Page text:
Archive for Sunday, October 20, 2002

Arts notes

October 20, 2002


Woman files lawsuit after MTV stunt injury

Los Angeles A woman who participated in a stunt on MTV's daredevil show "Jackass" has sued the music network, claiming she was injured and humiliated during filming.

Wendy Linden claims in the lawsuit filed Wednesday that the show's producers recruited her at an April 21 taping to ask scripted questions of the cast. She said producers assured her that cast members wouldn't touch her, and that she wouldn't be exposed to any "hazardous activities."

Instead, according to the lawsuit, as Linden stood at a podium to ask questions, cast member David England ran across the stage and crashed into a lectern behind her. The lectern allegedly hit Linden and threw her backward onto the concrete floor to the delight of the "cheering Jackass crew."

Linden said she suffered spine and knee injuries. Taping continued while she waited backstage for an ambulance, according to the lawsuit, which seeks unspecified damages.

The action filed in Los Angeles Superior Court alleges negligence, battery and intentional emotional distress. It was filed against MTV Networks, MTV Music Television, Viacom, Montana Productions and England.

A call to MTV after hours Thursday was answered by a recording, and Viacom officials did not immediately return a message left after business hours.

Linden said she received a letter of apology from England.

Verizon pulls bill insert for 'Phone Booth'

Albany, N.Y. Verizon has pulled a bill insert promoting the movie "Phone Booth," a thriller about a sniper in New York City, because of the deadly shootings in the Washington, D.C., area.

Verizon spokesman Cliff Lee said customers in upstate New York and parts of New England received the item in their bills, praising the movie.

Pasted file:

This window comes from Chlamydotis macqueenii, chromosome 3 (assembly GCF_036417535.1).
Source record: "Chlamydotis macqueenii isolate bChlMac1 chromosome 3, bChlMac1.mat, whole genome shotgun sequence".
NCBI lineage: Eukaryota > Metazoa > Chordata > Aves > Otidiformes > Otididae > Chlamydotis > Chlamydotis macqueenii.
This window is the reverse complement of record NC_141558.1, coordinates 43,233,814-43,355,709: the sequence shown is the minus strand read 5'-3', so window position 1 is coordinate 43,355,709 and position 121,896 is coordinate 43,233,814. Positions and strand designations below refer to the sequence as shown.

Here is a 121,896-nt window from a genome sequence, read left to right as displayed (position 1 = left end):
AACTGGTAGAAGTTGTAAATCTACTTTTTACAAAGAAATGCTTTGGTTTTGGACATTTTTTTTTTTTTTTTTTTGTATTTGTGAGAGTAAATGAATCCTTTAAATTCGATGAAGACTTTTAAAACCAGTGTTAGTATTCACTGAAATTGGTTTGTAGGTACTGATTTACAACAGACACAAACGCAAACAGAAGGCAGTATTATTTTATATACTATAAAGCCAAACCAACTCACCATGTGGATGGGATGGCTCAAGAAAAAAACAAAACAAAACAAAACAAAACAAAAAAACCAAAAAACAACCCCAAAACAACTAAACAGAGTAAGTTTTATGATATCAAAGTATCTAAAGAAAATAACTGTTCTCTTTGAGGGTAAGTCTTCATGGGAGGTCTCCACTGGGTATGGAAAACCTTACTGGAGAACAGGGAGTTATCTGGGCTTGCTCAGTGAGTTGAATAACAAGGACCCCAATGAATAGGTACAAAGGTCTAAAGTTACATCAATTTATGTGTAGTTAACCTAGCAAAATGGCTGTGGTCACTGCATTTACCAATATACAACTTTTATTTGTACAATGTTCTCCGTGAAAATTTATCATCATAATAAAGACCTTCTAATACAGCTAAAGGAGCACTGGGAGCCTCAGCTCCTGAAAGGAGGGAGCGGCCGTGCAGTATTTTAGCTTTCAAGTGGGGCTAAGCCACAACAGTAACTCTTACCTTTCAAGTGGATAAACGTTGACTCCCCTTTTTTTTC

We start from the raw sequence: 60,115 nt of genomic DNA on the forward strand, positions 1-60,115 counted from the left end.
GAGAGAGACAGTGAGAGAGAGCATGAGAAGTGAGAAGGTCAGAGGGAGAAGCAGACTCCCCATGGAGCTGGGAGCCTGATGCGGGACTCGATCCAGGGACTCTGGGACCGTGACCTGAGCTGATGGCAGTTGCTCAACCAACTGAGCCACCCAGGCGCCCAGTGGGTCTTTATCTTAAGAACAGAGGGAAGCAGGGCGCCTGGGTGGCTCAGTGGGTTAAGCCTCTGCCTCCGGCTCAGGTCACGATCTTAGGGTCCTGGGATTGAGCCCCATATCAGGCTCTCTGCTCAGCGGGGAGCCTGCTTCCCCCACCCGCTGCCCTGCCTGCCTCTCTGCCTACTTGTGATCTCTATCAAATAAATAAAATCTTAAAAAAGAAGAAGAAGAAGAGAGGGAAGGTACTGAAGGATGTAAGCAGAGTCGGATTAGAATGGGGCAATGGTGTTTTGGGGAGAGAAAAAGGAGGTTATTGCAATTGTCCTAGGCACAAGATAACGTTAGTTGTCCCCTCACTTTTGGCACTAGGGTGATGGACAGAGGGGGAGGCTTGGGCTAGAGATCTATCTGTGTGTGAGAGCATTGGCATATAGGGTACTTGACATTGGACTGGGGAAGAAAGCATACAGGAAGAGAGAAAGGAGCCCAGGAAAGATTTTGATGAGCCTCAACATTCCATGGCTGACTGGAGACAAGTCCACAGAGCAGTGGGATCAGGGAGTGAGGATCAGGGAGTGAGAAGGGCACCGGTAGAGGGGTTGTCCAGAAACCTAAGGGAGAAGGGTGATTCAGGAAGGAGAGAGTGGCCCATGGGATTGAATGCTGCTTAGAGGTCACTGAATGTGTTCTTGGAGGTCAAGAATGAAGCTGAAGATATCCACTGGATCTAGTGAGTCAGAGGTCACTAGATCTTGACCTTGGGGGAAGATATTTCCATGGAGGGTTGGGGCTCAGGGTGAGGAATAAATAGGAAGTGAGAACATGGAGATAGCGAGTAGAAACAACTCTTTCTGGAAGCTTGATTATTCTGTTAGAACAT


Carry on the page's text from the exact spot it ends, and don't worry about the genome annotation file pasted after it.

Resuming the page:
The inserts weren't distributed in the Washington, D.C., area, which has been terrorized by a series of sniper attacks over the past two weeks.

"We apologize to any customers that we've made uncomfortable, that was not our intention," Lee said Wednesday.

"We decided to endorse the movie because it promoted one of our products. It's not something we usually do," he said. "We sent the inserts out before the attacks started. We stopped including them as soon as we recognized a problem."

The company did not receive any customer calls regarding the promotion of the sniper movie, said Mark Marchand, another Verizon spokesman.

20th Century Fox this week delayed the release of the movie, which was to open in theaters Nov. 15. The plot centers on a man (Colin Farrell) who picks up a public phone and hears a sniper (Kiefer Sutherland) threaten to shoot him if he hangs up.

New Jersey Orchestra posts $1.1 million deficit

Trenton, N.J. The New Jersey Symphony Orchestra has lost nearly $1.1 million this season, a deficit it blamed on the sour economy and last year's terrorist attacks.

Orchestra officials said they were concerned about the loss, but noted that it was partly because of problems beyond their control. They said ticket sales did not return to normal levels until about four months after the Sept. 11 attacks, and a fall subscriber drive, which typically brings in $900,000, yielded no money in the 2001-02 season.

"I'm very concerned but I'm not panicked," NJSO board president Victor Parsonnet told The Star-Ledger of Newark for Friday's editions. "My mood goes up and down with the market these days."

According to an audit released this week, money from ticket sales fell $352,000 to $4.535 million. Government grants fell $129,000 to $1.545 million. Meanwhile, expenses increased by 5 percent.

The orchestra also received less money from the state arts council, its largest contributor. The council gave $1,520,227, a drop of $57,918 from the previous season.

Momentum on the orchestra's endowment drive also slowed, with donors contributing $3.5 million so far, compared with $5.7 million last season. The endowment stands at about $10 million in cash, plus $13 million in pledges

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